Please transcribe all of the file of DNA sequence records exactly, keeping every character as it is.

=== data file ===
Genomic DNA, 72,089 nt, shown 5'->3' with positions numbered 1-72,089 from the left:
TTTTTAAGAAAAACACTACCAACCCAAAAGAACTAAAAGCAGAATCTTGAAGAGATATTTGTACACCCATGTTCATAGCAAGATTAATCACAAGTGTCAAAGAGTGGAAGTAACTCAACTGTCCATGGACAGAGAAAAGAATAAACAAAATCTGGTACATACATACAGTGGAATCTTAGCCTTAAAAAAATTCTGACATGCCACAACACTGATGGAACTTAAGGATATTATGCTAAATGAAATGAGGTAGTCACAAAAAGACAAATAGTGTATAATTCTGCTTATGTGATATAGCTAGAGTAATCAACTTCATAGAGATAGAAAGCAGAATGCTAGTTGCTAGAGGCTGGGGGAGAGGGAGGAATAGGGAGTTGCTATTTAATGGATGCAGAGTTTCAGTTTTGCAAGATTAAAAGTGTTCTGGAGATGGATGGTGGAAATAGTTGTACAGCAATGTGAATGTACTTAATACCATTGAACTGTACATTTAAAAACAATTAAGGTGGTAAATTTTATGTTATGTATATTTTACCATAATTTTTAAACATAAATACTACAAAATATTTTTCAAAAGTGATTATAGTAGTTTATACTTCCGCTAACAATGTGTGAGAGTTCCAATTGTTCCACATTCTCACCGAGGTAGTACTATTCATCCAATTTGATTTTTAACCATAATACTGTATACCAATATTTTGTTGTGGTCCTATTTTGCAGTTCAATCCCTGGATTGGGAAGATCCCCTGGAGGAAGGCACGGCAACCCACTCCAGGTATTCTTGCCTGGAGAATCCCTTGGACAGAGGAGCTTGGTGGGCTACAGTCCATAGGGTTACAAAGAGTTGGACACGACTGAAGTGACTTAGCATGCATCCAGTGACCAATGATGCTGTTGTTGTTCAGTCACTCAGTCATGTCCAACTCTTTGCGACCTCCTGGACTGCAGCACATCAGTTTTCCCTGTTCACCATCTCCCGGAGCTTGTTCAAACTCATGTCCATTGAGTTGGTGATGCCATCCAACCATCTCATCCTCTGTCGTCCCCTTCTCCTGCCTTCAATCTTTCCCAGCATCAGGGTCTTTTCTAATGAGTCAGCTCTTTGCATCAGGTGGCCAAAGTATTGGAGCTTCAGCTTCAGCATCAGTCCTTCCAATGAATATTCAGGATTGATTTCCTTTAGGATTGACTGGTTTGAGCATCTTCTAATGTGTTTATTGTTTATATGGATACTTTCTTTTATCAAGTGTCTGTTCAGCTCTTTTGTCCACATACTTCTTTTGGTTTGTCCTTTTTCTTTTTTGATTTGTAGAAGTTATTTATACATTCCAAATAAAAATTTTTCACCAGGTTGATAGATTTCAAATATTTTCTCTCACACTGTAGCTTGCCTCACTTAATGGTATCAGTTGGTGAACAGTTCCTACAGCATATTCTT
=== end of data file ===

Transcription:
Genomic DNA, 72,089 nt, shown 5'->3' with positions numbered 1-72,089 from the left:
TTTTTAAGAAAAACACTACCAACCCAAAAGAACTAAAAGCAGAATCTTGAAGAGATATTTGTACACCCATGTTCATAGCAAGATTAATCACAAGTGTCAAAGAGTGGAAGTAACTCAACTGTCCATGGACAGAGAAAAGAATAAACAAAATCTGGTACATACATACAGTGGAATCTTAGCCTTAAAAAAATTCTGACATGCCACAACACTGATGGAACTTAAGGATATTATGCTAAATGAAATGAGGTAGTCACAAAAAGACAAATAGTGTATAATTCTGCTTATGTGATATAGCTAGAGTAATCAACTTCATAGAGATAGAAAGCAGAATGCTAGTTGCTAGAGGCTGGGGGAGAGGGAGGAATAGGGAGTTGCTATTTAATGGATGCAGAGTTTCAGTTTTGCAAGATTAAAAGTGTTCTGGAGATGGATGGTGGAAATAGTTGTACAGCAATGTGAATGTACTTAATACCATTGAACTGTACATTTAAAAACAATTAAGGTGGTAAATTTTATGTTATGTATATTTTACCATAATTTTTAAACATAAATACTACAAAATATTTTTCAAAAGTGATTATAGTAGTTTATACTTCCGCTAACAATGTGTGAGAGTTCCAATTGTTCCACATTCTCACCGAGGTAGTACTATTCATCCAATTTGATTTTTAACCATAATACTGTATACCAATATTTTGTTGTGGTCCTATTTTGCAGTTCAATCCCTGGATTGGGAAGATCCCCTGGAGGAAGGCACGGCAACCCACTCCAGGTATTCTTGCCTGGAGAATCCCTTGGACAGAGGAGCTTGGTGGGCTACAGTCCATAGGGTTACAAAGAGTTGGACACGACTGAAGTGACTTAGCATGCATCCAGTGACCAATGATGCTGTTGTTGTTCAGTCACTCAGTCATGTCCAACTCTTTGCGACCTCCTGGACTGCAGCACATCAGTTTTCCCTGTTCACCATCTCCCGGAGCTTGTTCAAACTCATGTCCATTGAGTTGGTGATGCCATCCAACCATCTCATCCTCTGTCGTCCCCTTCTCCTGCCTTCAATCTTTCCCAGCATCAGGGTCTTTTCTAATGAGTCAGCTCTTTGCATCAGGTGGCCAAAGTATTGGAGCTTCAGCTTCAGCATCAGTCCTTCCAATGAATATTCAGGATTGATTTCCTTTAGGATTGACTGGTTTGAGCATCTTCTAATGTGTTTATTGTTTATATGGATACTTTCTTTTATCAAGTGTCTGTTCAGCTCTTTTGTCCACATACTTCTTTTGGTTTGTCCTTTTTCTTTTTTGATTTGTAGAAGTTATTTATACATTCCAAATAAAAATTTTTCACCAGGTTGATAGATTTCAAATATTTTCTCTCACACTGTAGCTTGCCTCACTTAATGGTATCAGTTGGTGAACAGTTCCTACAGCATATTCTT